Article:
kunit_tool How-To

What is kunit_tool?

kunit_tool is a script (tools/testing/kunit/kunit.py) that aids in building the Linux kernel as UML (User Mode Linux), running KUnit tests, parsing the test results and displaying them in a user friendly manner.

kunit_tool addresses the problem of being able to run tests without needing a virtual machine or actual hardware with User Mode Linux. User Mode Linux is a Linux architecture, like ARM or x86; however, unlike other architectures it compiles the kernel as a standalone Linux executable that can be run like any other program directly inside of a host operating system. To be clear, it does not require any virtualization support: it is just a regular program.

What is a .kunitconfig?

It’s just a defconfig that kunit_tool looks for in the build directory (.kunit by default). kunit_tool uses it to generate a .config as you might expect. In addition, it verifies that the generated .config contains the CONFIG options in the .kunitconfig; the reason it does this is so that it is easy to be sure that a CONFIG that enables a test actually ends up in the .config.

It’s also possible to pass a separate .kunitconfig fragment to kunit_tool, which is useful if you have several different groups of tests you wish to run independently, or if you want to use pre-defined test configs for certain subsystems.

Getting Started with kunit_tool

If a kunitconfig is present at the root directory, all you have to do is:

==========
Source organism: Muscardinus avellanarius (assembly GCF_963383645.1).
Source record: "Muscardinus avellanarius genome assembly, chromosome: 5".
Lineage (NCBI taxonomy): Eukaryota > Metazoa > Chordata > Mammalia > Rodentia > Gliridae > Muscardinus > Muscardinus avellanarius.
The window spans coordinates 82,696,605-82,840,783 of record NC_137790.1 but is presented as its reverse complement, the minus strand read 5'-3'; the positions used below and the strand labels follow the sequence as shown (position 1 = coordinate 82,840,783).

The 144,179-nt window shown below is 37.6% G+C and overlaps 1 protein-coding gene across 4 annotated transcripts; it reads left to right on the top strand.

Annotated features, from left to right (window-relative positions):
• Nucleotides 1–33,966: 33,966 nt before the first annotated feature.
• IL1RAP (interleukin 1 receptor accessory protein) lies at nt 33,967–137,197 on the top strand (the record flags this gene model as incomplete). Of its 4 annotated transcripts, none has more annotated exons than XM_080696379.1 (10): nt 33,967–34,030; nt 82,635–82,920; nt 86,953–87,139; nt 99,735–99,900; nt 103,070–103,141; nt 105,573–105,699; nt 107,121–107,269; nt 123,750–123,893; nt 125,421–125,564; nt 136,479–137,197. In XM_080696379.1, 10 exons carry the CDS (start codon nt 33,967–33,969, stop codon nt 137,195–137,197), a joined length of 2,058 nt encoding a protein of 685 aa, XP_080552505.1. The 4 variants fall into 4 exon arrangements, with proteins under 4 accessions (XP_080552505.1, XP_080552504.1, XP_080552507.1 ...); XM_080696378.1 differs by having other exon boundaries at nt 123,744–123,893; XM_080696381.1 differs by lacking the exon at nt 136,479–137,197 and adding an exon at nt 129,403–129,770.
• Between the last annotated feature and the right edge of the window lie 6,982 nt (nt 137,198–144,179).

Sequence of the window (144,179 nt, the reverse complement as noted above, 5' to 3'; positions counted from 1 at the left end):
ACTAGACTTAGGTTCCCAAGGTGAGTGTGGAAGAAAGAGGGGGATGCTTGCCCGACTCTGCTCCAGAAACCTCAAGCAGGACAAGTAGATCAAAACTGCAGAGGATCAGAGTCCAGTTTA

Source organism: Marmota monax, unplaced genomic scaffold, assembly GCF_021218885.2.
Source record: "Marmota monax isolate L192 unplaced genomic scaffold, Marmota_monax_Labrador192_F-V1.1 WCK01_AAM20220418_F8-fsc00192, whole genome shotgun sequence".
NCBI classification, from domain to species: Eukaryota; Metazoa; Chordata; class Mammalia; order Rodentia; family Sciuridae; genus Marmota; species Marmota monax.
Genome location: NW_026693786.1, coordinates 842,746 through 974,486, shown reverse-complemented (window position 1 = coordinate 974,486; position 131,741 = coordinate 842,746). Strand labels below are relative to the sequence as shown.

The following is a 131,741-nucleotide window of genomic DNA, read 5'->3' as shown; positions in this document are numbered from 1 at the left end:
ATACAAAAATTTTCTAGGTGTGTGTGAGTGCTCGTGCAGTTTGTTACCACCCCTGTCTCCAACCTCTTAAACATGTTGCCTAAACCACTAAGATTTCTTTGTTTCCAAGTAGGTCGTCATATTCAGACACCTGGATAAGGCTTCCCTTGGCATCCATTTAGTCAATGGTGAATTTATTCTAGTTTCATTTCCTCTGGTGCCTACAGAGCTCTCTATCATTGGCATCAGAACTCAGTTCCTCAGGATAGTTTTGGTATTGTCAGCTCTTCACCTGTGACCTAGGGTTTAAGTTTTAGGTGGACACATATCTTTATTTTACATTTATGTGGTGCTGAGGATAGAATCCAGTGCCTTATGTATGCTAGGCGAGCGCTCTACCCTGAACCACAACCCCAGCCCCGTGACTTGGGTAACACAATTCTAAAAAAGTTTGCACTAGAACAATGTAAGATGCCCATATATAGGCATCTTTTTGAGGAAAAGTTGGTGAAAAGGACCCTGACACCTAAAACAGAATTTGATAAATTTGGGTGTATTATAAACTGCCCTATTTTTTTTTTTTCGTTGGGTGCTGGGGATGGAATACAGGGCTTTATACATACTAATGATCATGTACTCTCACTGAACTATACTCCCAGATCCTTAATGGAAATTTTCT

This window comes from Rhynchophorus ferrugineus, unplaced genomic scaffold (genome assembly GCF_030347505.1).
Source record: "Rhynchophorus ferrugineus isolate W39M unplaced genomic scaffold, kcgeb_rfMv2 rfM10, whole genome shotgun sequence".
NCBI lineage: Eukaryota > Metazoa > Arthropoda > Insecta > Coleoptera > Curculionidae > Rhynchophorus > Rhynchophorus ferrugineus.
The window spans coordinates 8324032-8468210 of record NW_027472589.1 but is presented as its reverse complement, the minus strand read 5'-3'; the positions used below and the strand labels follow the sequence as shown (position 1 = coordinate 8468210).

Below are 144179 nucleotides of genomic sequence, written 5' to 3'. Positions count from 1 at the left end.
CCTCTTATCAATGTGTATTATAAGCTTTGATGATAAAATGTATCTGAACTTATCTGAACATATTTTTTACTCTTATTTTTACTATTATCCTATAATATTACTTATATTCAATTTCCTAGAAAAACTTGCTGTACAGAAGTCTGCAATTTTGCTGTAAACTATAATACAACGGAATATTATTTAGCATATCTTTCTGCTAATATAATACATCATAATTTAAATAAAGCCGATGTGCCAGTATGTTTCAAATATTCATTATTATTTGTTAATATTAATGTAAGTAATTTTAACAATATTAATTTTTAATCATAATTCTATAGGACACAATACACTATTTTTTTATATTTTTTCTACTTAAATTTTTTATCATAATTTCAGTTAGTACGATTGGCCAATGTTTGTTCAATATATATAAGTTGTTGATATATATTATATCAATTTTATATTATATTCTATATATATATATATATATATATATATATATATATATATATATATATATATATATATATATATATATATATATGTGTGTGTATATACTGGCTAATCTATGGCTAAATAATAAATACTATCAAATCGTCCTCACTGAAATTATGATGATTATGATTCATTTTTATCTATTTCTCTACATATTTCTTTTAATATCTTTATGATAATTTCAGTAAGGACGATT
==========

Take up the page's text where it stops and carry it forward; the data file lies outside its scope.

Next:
./tools/testing/kunit/kunit.py run

However, you most likely want to use it with the following options:

./tools/testing/kunit/kunit.py run --timeout=30 --jobs=`nproc --all`
  • --timeout sets a maximum amount of time to allow tests to run.

  • --jobs sets the number of threads to use to build the kernel.


This command will work even without a .kunitconfig file: if no .kunitconfig is present, a default one will be used instead.

If you wish to use a different .kunitconfig file (such as one provided for testing a particular subsystem), you can pass it as an option.

./tools/testing/kunit/kunit.py run --kunitconfig=fs/ext4/.kunitconfig

For a list of all the flags supported by kunit_tool, you can run:

./tools/testing/kunit/kunit.py run --help

Configuring, Building, and Running Tests

It’s also possible to run just parts of the KUnit build process independently, which is useful if you want to make manual changes to part of the process.

A .config can be generated from a .kunitconfig by using the config argument when running kunit_tool:

./tools/testing/kunit/kunit.py config

Similarly, if you just want to build a KUnit kernel from the current .config, you can use the build argument: